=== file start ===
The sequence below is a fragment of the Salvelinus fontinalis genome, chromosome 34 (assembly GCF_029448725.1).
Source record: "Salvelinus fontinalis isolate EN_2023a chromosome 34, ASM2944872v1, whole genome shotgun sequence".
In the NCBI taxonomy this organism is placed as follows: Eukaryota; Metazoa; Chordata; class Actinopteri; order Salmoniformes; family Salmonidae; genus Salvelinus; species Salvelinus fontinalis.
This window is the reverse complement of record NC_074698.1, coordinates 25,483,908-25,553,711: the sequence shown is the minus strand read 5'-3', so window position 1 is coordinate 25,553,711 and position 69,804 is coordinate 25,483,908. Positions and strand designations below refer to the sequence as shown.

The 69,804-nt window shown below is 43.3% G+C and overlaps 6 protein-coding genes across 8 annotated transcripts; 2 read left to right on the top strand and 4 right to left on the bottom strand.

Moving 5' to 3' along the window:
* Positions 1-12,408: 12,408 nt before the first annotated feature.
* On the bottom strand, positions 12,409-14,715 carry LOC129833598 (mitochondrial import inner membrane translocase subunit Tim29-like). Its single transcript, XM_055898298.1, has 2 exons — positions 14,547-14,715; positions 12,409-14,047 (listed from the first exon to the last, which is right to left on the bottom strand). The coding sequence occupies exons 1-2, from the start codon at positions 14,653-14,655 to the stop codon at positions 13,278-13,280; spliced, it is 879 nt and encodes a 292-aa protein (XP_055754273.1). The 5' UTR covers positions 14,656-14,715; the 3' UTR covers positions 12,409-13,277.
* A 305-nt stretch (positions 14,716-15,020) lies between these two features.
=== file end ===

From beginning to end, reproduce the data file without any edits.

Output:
The sequence below is a fragment of the Salvelinus fontinalis genome, chromosome 34 (assembly GCF_029448725.1).
Source record: "Salvelinus fontinalis isolate EN_2023a chromosome 34, ASM2944872v1, whole genome shotgun sequence".
In the NCBI taxonomy this organism is placed as follows: Eukaryota; Metazoa; Chordata; class Actinopteri; order Salmoniformes; family Salmonidae; genus Salvelinus; species Salvelinus fontinalis.
This window is the reverse complement of record NC_074698.1, coordinates 25,483,908-25,553,711: the sequence shown is the minus strand read 5'-3', so window position 1 is coordinate 25,553,711 and position 69,804 is coordinate 25,483,908. Positions and strand designations below refer to the sequence as shown.

The 69,804-nt window shown below is 43.3% G+C and overlaps 6 protein-coding genes across 8 annotated transcripts; 2 read left to right on the top strand and 4 right to left on the bottom strand.

Moving 5' to 3' along the window:
* Positions 1-12,408: 12,408 nt before the first annotated feature.
* On the bottom strand, positions 12,409-14,715 carry LOC129833598 (mitochondrial import inner membrane translocase subunit Tim29-like). Its single transcript, XM_055898298.1, has 2 exons — positions 14,547-14,715; positions 12,409-14,047 (listed from the first exon to the last, which is right to left on the bottom strand). The coding sequence occupies exons 1-2, from the start codon at positions 14,653-14,655 to the stop codon at positions 13,278-13,280; spliced, it is 879 nt and encodes a 292-aa protein (XP_055754273.1). The 5' UTR covers positions 14,656-14,715; the 3' UTR covers positions 12,409-13,277.
* A 305-nt stretch (positions 14,716-15,020) lies between these two features.